Before I start this (and I feel like I begin most pieces with some sort of caveat), let me say that this is a big one. A seminal post that needs to be written as much as it needs to be read and as it’s Mental Health Awareness Week, I can’t help but feel that now is the right time to finally open up, to share my problems in the hope that others will feel encouraged to do the same.
It started in childhood. Small, inconsequential things crept into my daily routines almost without me noticing them. I would have to touch certain objects in my room at night before I went to bed – a poster on the wall, the corner of my dressing table. I used to wedge my bedroom door open with a slipper at night and that slipper had to be at just the right angle otherwise I’d move it and then I’d keep moving it until it felt ‘right’.
(Perhaps you’ve already guessed what my problem is. If anyone ever told me that they had to repeatedly do something until it felt ‘right’, I’d instantly recognise their issue. But I’ve been there, I’ve suffered with OCD and I know that to some people it’s a problem that’s difficult to understand.)
As a teenager, it didn’t really occur to me that these small habits (I never considered them rituals) were a problem. They had to be carried out if I didn’t want anything bad to happen (you’d think a statement like that might set alarm bells ringing, but strangely it didn’t) and as they weren’t particularly time-consuming it never really occurred to me to stop.
By the time I left university, my habits were a handful of minor inconveniences that were slowly starting to change. I no longer had a specific nighttime ritual, but the fear that had led me to create one was still very much alive. Now, I was touching pieces of furniture – corners, edges – with increasing regularity and I’d also taken to repeatedly crossing and uncrossing my fingers.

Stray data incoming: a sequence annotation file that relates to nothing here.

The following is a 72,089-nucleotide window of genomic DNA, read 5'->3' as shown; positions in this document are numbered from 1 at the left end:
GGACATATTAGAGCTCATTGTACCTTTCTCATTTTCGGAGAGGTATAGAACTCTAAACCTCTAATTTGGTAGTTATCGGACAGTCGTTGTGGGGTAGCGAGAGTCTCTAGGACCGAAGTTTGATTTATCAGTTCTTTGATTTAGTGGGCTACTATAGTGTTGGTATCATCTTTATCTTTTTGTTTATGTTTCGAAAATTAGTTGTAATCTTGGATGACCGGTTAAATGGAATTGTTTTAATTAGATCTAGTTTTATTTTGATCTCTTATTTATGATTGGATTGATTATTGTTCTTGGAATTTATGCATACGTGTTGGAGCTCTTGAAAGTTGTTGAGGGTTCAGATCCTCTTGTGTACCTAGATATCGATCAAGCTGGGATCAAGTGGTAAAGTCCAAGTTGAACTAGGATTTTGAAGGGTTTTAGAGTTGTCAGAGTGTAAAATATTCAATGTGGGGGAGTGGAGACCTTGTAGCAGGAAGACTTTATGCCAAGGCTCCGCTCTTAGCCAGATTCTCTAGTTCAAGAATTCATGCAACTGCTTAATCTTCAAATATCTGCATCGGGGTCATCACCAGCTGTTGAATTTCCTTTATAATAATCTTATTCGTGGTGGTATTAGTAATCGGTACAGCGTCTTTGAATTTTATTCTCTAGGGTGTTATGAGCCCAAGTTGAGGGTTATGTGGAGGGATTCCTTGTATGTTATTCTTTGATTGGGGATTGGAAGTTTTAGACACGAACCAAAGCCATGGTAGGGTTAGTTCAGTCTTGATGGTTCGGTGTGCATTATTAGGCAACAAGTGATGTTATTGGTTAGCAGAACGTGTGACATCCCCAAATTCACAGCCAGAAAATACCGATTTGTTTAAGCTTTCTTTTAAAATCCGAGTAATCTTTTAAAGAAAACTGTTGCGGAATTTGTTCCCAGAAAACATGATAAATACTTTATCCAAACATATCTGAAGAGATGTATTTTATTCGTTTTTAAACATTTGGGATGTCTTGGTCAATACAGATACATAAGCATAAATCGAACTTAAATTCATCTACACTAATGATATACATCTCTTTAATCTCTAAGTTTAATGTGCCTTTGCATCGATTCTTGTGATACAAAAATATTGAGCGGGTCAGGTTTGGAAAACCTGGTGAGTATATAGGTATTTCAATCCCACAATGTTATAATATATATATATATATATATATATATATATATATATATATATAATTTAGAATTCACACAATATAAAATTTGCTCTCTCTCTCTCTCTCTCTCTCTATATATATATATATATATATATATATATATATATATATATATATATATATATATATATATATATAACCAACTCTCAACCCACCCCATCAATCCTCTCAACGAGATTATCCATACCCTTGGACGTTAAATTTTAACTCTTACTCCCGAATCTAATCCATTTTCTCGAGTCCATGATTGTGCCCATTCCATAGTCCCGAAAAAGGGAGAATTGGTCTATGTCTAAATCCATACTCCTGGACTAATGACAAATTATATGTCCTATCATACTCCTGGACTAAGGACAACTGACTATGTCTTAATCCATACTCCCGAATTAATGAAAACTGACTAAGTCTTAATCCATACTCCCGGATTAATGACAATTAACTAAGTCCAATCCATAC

The trouble really started when I entered ‘the real world’ (quick side note: isn’t it annoying when you leave university and people keep saying that? As if life up until that point wasn’t hard enough?!). I started my first full-time job, I moved in with my boyfriend. I had responsibilities that my brain, for some reason, struggled to take on board. I became increasingly anxious – had I left the oven on? Was the front door locked? The lights off? I started furtively watching the ground as I walked – was that a needle on the floor? Did I step on it? Am I contaminated?
Somewhat strangely (although, of course, it all seems strange now) germs weren’t as much of a problem for me as cleaning products. I became petrified of bleach, anti-bacterial spray, carpet cleaner. I diligently washed my hands over and over, ridding myself of anything potentially harmful that I might have come into contact with.
They tell you in therapy (because eventually I had to reach out for professional help) that your compulsive behaviours (hand washing, checking) are driven by your obsessive thoughts (in my case, fear of causing harm to others) and that in constantly easing an obsession with a compulsion, you’re creating a vicious cycle, essentially compounding the problem. Of course, it makes absolute sense, but by the time I started cognitive behavioural therapy I was in a hole so dark that sense and reason had become alien concepts to me.
Every time I checked a door handle or a plug socket my certainty wavered just that little bit more, until eventually I’d be unable to say whether a door was locked or not. My brain became paralysed with fear and even the most innocuous things became unimaginably dangerous. For the first time in my life I felt completely unanchored, as if my mind wasn’t my own.
I’d like to say that after CBT I was cured, but that wasn’t the case. Even now, over a decade later, my mind still occasionally travels to those scary places where I’m convinced something awful is about to happen and I’ll be to blame. Thankfully, CBT gave me the tools I need to cope with my OCD and although those dark years were scary, my awareness of my own mental health means that, unlike my younger self, I’m now able to recognise and respond to my obsessive compulsive behaviours if and when they arise.
Why am I telling you this? Because my close friends and family were an incredible support to me once I opened up to them. You may think that your mum/dad/sibling/best mate/work colleague is okay, but they could be struggling with a problem they’re too frightened or embarrassed to talk about. As it’s Mental Health Awareness Week, make sure you reach out, if you haven’t already, to let them know you’re there. Remember, you don’t have to fully understand their problems, you just have to listen.